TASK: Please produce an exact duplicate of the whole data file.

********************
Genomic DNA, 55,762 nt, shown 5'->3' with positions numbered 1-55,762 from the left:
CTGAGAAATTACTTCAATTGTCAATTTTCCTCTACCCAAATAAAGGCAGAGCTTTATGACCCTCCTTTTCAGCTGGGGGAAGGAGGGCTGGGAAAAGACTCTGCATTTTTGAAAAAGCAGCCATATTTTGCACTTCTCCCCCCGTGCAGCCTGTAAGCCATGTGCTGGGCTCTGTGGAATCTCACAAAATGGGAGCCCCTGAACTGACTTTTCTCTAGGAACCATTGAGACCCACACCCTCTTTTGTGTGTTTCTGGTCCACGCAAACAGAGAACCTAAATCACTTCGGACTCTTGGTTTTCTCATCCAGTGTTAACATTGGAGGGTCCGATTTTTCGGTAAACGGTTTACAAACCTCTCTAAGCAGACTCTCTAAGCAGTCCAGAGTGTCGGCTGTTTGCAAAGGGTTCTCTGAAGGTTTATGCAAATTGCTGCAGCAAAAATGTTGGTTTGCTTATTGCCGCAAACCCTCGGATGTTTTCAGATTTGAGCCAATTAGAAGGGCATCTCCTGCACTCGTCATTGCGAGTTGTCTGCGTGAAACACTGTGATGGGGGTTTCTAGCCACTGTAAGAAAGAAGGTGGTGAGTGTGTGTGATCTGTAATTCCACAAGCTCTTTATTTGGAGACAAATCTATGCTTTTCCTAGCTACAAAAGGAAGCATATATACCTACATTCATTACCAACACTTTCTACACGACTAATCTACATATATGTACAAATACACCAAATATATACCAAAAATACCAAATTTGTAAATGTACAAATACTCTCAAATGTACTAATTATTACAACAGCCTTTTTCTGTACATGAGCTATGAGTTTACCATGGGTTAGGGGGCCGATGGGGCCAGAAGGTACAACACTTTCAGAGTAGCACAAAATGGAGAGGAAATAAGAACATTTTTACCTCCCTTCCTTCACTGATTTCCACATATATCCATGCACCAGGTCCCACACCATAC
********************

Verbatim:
Genomic DNA, 55,762 nt, shown 5'->3' with positions numbered 1-55,762 from the left:
CTGAGAAATTACTTCAATTGTCAATTTTCCTCTACCCAAATAAAGGCAGAGCTTTATGACCCTCCTTTTCAGCTGGGGGAAGGAGGGCTGGGAAAAGACTCTGCATTTTTGAAAAAGCAGCCATATTTTGCACTTCTCCCCCCGTGCAGCCTGTAAGCCATGTGCTGGGCTCTGTGGAATCTCACAAAATGGGAGCCCCTGAACTGACTTTTCTCTAGGAACCATTGAGACCCACACCCTCTTTTGTGTGTTTCTGGTCCACGCAAACAGAGAACCTAAATCACTTCGGACTCTTGGTTTTCTCATCCAGTGTTAACATTGGAGGGTCCGATTTTTCGGTAAACGGTTTACAAACCTCTCTAAGCAGACTCTCTAAGCAGTCCAGAGTGTCGGCTGTTTGCAAAGGGTTCTCTGAAGGTTTATGCAAATTGCTGCAGCAAAAATGTTGGTTTGCTTATTGCCGCAAACCCTCGGATGTTTTCAGATTTGAGCCAATTAGAAGGGCATCTCCTGCACTCGTCATTGCGAGTTGTCTGCGTGAAACACTGTGATGGGGGTTTCTAGCCACTGTAAGAAAGAAGGTGGTGAGTGTGTGTGATCTGTAATTCCACAAGCTCTTTATTTGGAGACAAATCTATGCTTTTCCTAGCTACAAAAGGAAGCATATATACCTACATTCATTACCAACACTTTCTACACGACTAATCTACATATATGTACAAATACACCAAATATATACCAAAAATACCAAATTTGTAAATGTACAAATACTCTCAAATGTACTAATTATTACAACAGCCTTTTTCTGTACATGAGCTATGAGTTTACCATGGGTTAGGGGGCCGATGGGGCCAGAAGGTACAACACTTTCAGAGTAGCACAAAATGGAGAGGAAATAAGAACATTTTTACCTCCCTTCCTTCACTGATTTCCACATATATCCATGCACCAGGTCCCACACCATAC